DIY Pest Control for less than $50 a year

DIY Pest Control

I live in the Sacramento valley of California. It gets pretty hot here so we get lots of bugs. We have lots of Cockroaches that take over in the summer.

I recently bought a house that was unoccupied for a few months. I really wanted to make sure to get rid of the bugs but did not have a lot of money.

I deiced to get an all purpose bug spray and a sprayer. After doing some research online I found most thing sold in stores are pretty much useless.

I went with the chemical that is part of the Pyrethroid family. It is safer then most chemicals and it will kills insects very fast.

I went and got the off brand Demand CS as it was slightly cheaper and the same active ingredient which is Lambda-Cyhalothrin.

You will need a sprayer to mix the water and cyzmic-cs together. I just bought a cheap one gallon sprayer at Home Depot. Only use the sprayer for this one task. They are less then ten bucks just buy a dedicated one.

Now you need to figure out your mixture rate. Refer to the bottle of what ever you bought. Make sure to follow what it says. For a clean out treatment it recommend .8fl oz to 1 gallon of water.

1st : Fill the sprayer half way with water.
2nd: Pour .8fl oz of cysmic-cs or whatever else into the sprayer and close the lid.
3rd: Put the lid on and shake the crap out of it.
4th: Fill sprayer to 1 gallon mark and shake again.

Now you are ready to starting spraying.

Indoor Application

As the house was currently empty I was going to spray inside as well. Since then I have limited my spraying to outside.

Inside you want to do what is called a “crack and crevice application” this is fancy speak for you can spray in cracks. Do not go around coating the whole floor. Spray underneath baseboards and around cabinets toilets etc.

The Garage is important!!! For me I need to spray heavily in the garage as it was major infection point.

Outside Application

Outdoor application is important.

We want to create a barrier so the pest can not enter the house. The easiest way to do this is to spray a perimeter line around the house.

Take the sprayer and making a sweeping motion 6 inches up the foundation/side of the house then 6 inches down on the ground. You want about a foot of spray that is touching your house and the ground next to it.

The idea is that anything that gets within 6 inches of the house or touches the house will be effected.

The next step is to spray around windows and anything that goes into our out of the house. Cable wires water pipes etc. Remember we want a barrier of spray anywhere it is possible to enter the house.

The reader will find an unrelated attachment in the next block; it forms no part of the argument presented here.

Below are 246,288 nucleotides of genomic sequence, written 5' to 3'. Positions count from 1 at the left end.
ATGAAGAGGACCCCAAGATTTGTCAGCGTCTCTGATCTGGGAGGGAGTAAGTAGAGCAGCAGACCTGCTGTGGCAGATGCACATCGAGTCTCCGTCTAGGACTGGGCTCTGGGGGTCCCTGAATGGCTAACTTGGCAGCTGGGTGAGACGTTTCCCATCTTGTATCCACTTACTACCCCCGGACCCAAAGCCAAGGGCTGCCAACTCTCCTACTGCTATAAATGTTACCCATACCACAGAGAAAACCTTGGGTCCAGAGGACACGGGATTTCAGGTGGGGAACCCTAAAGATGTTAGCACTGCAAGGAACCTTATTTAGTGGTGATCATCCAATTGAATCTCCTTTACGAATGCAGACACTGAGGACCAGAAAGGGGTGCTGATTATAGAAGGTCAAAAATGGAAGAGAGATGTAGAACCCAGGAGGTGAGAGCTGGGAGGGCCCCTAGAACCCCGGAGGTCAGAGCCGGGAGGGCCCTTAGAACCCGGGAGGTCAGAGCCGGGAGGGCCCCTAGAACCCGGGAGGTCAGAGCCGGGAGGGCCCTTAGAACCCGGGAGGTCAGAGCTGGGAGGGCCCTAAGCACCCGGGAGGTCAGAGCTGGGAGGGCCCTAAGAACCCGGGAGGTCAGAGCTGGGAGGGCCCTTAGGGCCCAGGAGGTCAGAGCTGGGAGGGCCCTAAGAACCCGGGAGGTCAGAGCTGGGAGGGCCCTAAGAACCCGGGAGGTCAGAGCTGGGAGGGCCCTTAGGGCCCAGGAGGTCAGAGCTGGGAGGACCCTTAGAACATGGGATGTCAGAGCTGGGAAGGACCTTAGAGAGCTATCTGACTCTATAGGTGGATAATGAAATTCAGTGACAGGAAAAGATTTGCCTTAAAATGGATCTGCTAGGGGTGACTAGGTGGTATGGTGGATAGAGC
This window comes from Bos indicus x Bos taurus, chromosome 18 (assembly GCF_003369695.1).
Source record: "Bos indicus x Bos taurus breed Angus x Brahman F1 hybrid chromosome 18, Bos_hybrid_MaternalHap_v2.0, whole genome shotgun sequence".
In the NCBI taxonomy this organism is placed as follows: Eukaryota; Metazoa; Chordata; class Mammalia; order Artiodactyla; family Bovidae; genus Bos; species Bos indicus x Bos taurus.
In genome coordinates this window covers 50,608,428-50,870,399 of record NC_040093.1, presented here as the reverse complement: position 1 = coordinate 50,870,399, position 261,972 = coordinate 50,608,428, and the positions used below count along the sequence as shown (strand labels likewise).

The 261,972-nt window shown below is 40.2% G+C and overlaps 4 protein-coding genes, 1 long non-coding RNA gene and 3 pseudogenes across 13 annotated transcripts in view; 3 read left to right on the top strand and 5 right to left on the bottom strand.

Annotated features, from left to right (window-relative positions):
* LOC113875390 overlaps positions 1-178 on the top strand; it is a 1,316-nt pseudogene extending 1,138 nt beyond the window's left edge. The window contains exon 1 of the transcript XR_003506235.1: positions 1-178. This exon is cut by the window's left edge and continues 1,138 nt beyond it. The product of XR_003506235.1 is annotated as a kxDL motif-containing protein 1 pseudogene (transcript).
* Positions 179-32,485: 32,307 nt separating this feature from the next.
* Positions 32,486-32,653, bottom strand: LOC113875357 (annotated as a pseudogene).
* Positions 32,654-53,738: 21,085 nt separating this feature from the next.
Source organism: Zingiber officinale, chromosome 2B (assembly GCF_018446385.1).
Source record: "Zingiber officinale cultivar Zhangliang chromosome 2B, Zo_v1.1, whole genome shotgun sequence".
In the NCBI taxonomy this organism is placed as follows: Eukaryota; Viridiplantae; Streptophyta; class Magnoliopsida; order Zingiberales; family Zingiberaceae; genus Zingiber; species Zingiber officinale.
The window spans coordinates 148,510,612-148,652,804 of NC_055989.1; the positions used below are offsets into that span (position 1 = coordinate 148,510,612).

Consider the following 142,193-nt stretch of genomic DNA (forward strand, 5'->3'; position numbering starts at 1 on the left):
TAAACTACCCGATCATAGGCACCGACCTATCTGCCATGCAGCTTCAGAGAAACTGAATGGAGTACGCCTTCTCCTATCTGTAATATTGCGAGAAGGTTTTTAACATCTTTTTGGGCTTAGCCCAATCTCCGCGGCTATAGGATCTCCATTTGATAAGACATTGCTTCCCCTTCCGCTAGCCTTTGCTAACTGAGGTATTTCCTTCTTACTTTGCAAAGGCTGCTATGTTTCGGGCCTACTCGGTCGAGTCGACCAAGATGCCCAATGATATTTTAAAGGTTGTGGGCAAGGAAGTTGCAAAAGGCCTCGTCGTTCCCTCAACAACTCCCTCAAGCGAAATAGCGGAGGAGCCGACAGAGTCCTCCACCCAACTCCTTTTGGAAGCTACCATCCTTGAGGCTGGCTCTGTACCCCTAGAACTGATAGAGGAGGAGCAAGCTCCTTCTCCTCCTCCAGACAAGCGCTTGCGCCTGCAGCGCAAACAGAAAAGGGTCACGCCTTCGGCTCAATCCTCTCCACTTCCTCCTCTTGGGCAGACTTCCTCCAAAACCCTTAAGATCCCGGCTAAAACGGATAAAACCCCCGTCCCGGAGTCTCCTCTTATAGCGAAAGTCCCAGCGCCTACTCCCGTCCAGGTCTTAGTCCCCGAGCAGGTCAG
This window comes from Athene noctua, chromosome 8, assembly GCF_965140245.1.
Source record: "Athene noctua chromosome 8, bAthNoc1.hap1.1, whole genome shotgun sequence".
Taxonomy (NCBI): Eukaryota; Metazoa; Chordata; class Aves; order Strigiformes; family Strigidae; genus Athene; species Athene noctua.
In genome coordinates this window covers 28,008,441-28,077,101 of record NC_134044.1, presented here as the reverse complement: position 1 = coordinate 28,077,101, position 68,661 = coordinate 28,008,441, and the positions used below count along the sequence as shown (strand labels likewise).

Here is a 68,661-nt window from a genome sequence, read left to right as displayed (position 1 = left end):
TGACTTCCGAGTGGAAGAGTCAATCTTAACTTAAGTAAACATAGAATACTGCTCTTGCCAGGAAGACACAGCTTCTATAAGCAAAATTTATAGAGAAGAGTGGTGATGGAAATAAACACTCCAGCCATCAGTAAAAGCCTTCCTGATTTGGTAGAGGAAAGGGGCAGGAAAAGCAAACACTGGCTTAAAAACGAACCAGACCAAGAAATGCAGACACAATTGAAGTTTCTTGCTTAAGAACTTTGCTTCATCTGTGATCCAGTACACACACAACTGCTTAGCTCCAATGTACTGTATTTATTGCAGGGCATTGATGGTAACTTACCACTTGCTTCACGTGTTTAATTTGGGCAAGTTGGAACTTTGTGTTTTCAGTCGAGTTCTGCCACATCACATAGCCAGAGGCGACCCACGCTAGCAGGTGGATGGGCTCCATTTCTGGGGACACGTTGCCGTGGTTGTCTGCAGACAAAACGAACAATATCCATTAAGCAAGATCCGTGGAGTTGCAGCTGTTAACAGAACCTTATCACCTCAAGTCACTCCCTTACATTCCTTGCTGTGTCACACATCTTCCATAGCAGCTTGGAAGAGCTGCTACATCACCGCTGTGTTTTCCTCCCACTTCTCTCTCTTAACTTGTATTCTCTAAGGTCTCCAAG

Below is a link to quick video that walks through the steps.


This stuff can be a little scary. I was not living in the house at the time I did the first spray. When I came back three days later it was like a Genocide occurred. The garage was a kill zone. It took me about thirty minutes to sweep up all the dead cockroaches. I lost count out over 150. It is was incredible and scary to see how well this stuff works.

For the next few days you might see cockroaches during the day. This is because they are dying. You will want to at least repeat the outdoor treatment about every 3 months. Do not spray if it has rained recently or will shortly after.

This is the same stuff Terminix and other companies use for Residential treatments. With the sprayer total cost was less than $40. This is less than one visit form Terminix. I can get about 8 treatments out of one bottle.

If you are willing to spend 30 mins everything 3 months you can get rid of most bugs for the price of dinner.

ServiceNow SaltStack Integration OpenVPN REST Part 2

Part 2 of 2 (

Following up on my previous post I will be covering the SaltStack side of the Integration.

The first thing to do was figure out a way to capture the username from the end user in Snow and send that to SaltStack.

I used a REST API to do this.

I installed Salt-API and put in the following settings into the master config file.

port: pick a port number
host: hostname
ssl_crt: /etc/ssl/private/cert.pem #path to ssl key
ssl_key: /etc/ssl/private/key.pem
webhook_disable_auth: True #set this to false if you want auth enabled
webhook_url: /hook . # allows a webhook

Then the next step is to create a reactor file. This tells salt what to do when something is sent to webhook via a REST api.
Place the following config at this path /etc/salt/master.d/reactor.conf

It will look something like this:


– salt/netapi/hook/open_vpn_reset:
– /srv/reactor/open_vpn_phone_reset.sls

When something is sent to link of ipofsaltserver:portnumber/webhooklink it will render the sls of open_vpn_reset.sls

Now you need to create the open vpn rest sls file. The one I created is below.

{% set postdata = data.get(‘post’,{}) %} # This allows you to receive the data sent to salt api and use it
– tgt: ‘connect’
– args:
– cmd: ./sacli –user {{postdata.username}} –lock 0 GoogleAuthLock
– cwd: /usr/local/openvpn_as/scripts

The trick to this sls is that when the data is sent to the webhook you pass a var called user with username. Salt will take this var and place it in postdata.username and the it will render.